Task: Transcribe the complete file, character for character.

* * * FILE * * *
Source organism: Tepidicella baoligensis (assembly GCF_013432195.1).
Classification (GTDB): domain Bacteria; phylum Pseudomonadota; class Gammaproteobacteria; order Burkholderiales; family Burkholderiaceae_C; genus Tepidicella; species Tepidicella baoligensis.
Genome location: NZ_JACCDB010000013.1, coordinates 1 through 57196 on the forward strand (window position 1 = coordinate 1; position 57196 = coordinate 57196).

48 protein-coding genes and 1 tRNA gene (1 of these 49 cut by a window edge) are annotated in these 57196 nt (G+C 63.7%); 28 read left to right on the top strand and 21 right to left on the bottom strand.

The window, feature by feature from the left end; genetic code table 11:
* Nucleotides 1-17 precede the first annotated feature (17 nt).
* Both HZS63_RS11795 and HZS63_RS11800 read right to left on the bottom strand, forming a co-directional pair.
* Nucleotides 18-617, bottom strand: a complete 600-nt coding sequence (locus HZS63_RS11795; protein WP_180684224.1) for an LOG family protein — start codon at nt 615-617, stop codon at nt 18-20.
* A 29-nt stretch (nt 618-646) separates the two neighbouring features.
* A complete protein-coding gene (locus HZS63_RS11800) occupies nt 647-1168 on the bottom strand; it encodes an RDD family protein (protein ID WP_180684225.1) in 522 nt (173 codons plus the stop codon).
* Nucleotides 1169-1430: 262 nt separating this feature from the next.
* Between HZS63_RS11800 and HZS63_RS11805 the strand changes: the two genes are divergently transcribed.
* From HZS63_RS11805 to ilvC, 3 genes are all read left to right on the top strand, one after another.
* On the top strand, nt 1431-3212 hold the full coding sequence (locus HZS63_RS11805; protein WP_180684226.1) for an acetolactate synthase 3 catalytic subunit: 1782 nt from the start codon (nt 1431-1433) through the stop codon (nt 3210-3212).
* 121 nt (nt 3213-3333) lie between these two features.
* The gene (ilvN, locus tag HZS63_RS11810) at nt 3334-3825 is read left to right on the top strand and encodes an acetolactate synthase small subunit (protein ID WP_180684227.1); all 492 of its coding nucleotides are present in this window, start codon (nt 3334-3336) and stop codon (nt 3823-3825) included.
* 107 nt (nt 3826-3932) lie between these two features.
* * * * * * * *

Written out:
Source organism: Tepidicella baoligensis (assembly GCF_013432195.1).
Classification (GTDB): domain Bacteria; phylum Pseudomonadota; class Gammaproteobacteria; order Burkholderiales; family Burkholderiaceae_C; genus Tepidicella; species Tepidicella baoligensis.
Genome location: NZ_JACCDB010000013.1, coordinates 1 through 57196 on the forward strand (window position 1 = coordinate 1; position 57196 = coordinate 57196).

48 protein-coding genes and 1 tRNA gene (1 of these 49 cut by a window edge) are annotated in these 57196 nt (G+C 63.7%); 28 read left to right on the top strand and 21 right to left on the bottom strand.

The window, feature by feature from the left end; genetic code table 11:
* Nucleotides 1-17 precede the first annotated feature (17 nt).
* Both HZS63_RS11795 and HZS63_RS11800 read right to left on the bottom strand, forming a co-directional pair.
* Nucleotides 18-617, bottom strand: a complete 600-nt coding sequence (locus HZS63_RS11795; protein WP_180684224.1) for an LOG family protein — start codon at nt 615-617, stop codon at nt 18-20.
* A 29-nt stretch (nt 618-646) separates the two neighbouring features.
* A complete protein-coding gene (locus HZS63_RS11800) occupies nt 647-1168 on the bottom strand; it encodes an RDD family protein (protein ID WP_180684225.1) in 522 nt (173 codons plus the stop codon).
* Nucleotides 1169-1430: 262 nt separating this feature from the next.
* Between HZS63_RS11800 and HZS63_RS11805 the strand changes: the two genes are divergently transcribed.
* From HZS63_RS11805 to ilvC, 3 genes are all read left to right on the top strand, one after another.
* On the top strand, nt 1431-3212 hold the full coding sequence (locus HZS63_RS11805; protein WP_180684226.1) for an acetolactate synthase 3 catalytic subunit: 1782 nt from the start codon (nt 1431-1433) through the stop codon (nt 3210-3212).
* 121 nt (nt 3213-3333) lie between these two features.
* The gene (ilvN, locus tag HZS63_RS11810) at nt 3334-3825 is read left to right on the top strand and encodes an acetolactate synthase small subunit (protein ID WP_180684227.1); all 492 of its coding nucleotides are present in this window, start codon (nt 3334-3336) and stop codon (nt 3823-3825) included.
* 107 nt (nt 3826-3932) lie between these two features.